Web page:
How We Manage to Recruit Talented Engineers in a Competitive Market

If you’ve ever found yourself wondering how companies convince top producers and All Stars to come work for them, read on. While the tactics I mention here can be applied to any industry, I’m going to specifically make references to the vast world of Software Engineering.

Despite popular belief, people don’t always change jobs for money. And if you’re embarking on a recruitment strategy with the mindset that you can buy the best Developer or Engineer in any given market, you’re in for a tough ride. People change jobs because they’re in pain… not physical pain, but real pain nonetheless. Sometimes people don’t realize the pain they’re in, and that’s where a good recruiter comes in. Some pain is hidden and it can take quite a bit of dialogue to bring it to light.

So what do I mean by “pain”? Anyone who drives over 25 minutes to get to work or to get home from work is in pain. Anyone who has been working on the same type of projects for more than a year is in pain. Anyone who uses the same technologies over and over every day is in pain. Anyone who hasn’t been promoted or given increased responsibilities for more than two years is in pain.

One of our biggest fears as individuals, as humans, is being forgotten. The fear of doing nothing meaningful, the fear of wasting our potential, and the fear of not going for the gold when we should have can be paralyzing. In many cases, we get complacent or comfortable in our current reality and the idea of making a change is exhausting and seemingly unnecessary. This is the realization that we, as recruiters, have to keep in mind when speaking to potential candidates.

So how do we uncover this pain? Just like a doctor would… we ask questions. What is the next step in your career at your current company? What kind of mentorship do you receive? What kind of work-from-home, or other work life balance, opportunities do you have? How exciting are the projects you’re working on? What do you look forward to the most about your work day? What different frameworks and programming languages do you get to explore? How often do you get to expand your knowledge by learning to use new libraries?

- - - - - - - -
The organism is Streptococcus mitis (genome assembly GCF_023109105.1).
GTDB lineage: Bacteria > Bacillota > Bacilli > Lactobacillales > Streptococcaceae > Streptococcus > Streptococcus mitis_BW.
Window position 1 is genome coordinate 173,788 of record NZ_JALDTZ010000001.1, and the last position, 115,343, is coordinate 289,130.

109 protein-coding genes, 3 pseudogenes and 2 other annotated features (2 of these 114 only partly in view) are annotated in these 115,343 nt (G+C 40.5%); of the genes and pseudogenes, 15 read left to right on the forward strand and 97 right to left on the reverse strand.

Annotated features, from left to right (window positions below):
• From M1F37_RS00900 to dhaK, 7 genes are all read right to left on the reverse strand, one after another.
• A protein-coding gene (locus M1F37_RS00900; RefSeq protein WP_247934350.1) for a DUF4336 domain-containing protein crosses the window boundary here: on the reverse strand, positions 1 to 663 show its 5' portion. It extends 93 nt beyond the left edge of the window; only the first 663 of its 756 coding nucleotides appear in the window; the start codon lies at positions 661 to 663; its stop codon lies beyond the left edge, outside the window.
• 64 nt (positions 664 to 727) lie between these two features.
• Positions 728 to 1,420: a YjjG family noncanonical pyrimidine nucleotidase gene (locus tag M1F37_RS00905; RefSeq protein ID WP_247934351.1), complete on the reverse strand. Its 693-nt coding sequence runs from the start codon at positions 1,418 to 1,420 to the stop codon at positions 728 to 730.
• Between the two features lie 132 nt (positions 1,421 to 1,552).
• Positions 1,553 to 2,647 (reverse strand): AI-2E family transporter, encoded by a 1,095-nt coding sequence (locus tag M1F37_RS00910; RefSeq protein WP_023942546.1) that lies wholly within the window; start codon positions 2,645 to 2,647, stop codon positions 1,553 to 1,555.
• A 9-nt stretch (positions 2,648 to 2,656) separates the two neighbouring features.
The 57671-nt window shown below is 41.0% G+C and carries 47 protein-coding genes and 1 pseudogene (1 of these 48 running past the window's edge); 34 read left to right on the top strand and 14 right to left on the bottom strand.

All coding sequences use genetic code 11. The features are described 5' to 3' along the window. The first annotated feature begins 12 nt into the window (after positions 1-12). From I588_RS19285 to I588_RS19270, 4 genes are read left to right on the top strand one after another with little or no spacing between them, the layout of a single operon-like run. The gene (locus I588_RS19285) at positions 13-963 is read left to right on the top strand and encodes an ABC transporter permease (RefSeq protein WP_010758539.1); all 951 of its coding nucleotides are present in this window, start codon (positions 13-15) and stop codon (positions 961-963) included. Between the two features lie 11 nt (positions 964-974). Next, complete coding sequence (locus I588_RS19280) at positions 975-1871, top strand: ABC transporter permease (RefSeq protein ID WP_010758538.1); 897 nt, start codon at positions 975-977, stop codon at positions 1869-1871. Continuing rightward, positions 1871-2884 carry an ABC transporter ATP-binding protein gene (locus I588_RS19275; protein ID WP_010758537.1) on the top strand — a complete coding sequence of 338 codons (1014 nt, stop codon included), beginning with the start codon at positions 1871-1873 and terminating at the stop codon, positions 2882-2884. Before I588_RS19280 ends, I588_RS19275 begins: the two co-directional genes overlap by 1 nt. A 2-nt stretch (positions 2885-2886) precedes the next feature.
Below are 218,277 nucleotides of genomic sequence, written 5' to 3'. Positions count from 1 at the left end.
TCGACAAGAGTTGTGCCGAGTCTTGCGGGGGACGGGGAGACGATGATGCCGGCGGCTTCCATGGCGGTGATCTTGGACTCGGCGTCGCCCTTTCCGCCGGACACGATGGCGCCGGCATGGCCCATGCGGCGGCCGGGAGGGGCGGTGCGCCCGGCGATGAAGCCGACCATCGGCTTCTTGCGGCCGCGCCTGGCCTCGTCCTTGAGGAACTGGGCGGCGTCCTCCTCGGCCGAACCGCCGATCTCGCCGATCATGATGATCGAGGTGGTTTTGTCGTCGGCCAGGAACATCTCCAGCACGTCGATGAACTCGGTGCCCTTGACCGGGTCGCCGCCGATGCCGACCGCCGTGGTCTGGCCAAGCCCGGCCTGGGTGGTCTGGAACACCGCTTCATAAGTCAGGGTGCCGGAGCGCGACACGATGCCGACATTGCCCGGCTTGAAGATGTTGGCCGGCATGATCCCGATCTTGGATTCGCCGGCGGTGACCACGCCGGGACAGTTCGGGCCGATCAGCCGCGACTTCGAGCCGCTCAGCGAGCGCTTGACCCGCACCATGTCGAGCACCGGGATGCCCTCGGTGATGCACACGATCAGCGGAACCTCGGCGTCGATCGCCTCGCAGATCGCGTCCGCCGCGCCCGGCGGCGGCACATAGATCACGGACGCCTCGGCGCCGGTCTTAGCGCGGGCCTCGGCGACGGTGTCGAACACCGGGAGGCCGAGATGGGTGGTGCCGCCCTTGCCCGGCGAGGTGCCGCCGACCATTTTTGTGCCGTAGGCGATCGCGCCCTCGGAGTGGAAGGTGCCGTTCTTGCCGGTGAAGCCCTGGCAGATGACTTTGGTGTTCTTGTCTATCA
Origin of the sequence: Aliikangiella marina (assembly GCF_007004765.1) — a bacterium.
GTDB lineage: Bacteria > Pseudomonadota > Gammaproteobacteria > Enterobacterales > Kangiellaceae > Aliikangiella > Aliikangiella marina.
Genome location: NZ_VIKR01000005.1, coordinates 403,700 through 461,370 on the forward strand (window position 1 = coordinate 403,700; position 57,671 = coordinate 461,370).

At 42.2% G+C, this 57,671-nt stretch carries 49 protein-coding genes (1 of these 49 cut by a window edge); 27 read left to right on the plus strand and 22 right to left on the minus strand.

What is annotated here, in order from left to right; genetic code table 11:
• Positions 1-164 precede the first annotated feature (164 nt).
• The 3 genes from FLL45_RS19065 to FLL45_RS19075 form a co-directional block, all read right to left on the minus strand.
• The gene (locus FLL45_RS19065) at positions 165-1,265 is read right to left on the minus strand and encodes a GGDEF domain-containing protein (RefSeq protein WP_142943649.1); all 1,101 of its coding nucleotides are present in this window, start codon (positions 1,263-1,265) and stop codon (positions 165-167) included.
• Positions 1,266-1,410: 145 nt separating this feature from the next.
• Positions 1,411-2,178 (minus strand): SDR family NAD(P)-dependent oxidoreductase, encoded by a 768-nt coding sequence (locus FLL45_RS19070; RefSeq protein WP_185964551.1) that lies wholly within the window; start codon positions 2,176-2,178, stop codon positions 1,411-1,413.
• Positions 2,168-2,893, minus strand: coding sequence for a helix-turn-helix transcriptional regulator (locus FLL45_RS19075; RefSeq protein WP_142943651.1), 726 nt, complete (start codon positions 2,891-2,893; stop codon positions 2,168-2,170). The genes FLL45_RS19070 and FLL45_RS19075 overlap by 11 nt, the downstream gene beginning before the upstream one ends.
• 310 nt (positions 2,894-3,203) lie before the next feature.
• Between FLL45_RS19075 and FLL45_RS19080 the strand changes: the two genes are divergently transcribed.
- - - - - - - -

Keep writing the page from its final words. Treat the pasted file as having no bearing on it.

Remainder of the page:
What’s even more important than asking these types of questions is listening, really listening, to the responses. Most of the time, by asking probing questions and truly seeking to understand the candidate and their professional goals, a good recruiter can help the candidate realize their own pain. A seemingly happy employee begins to realize that they haven’t been able to use new technologies and perhaps their skill set, or even worse, their career, is becoming stagnant. The idea is to really understand what truly motivates that person, whether it be advancement opportunities, recognition, the ability to learn and grow, or challenging and exciting projects. Once you uncover that pain, you can start to offer the candidate relief.

So we know what pain is, and we know how to uncover the pain, but how can we help relieve the pain? We relieve the candidate’s pain by offering the ideal solution. Many recruiters make the mistake of sprinting into a conversation with a potential candidate about how wonderful their company is and how great their benefits packages are and how fun and exciting the culture is. A candidate will never respond to that approach if they don’t first have a reason to! Uncovering the candidate’s pain first gives the recruiter the distinct advantage of knowing exactly what pain points to target when introducing their opportunity.

There you have it! It’s entirely possible to find an All Star top performer at your biggest competitor and convince them to come work for you without relying on salary. It requires patience and a willingness to listen, and sometimes uncover, a candidate’s pain.

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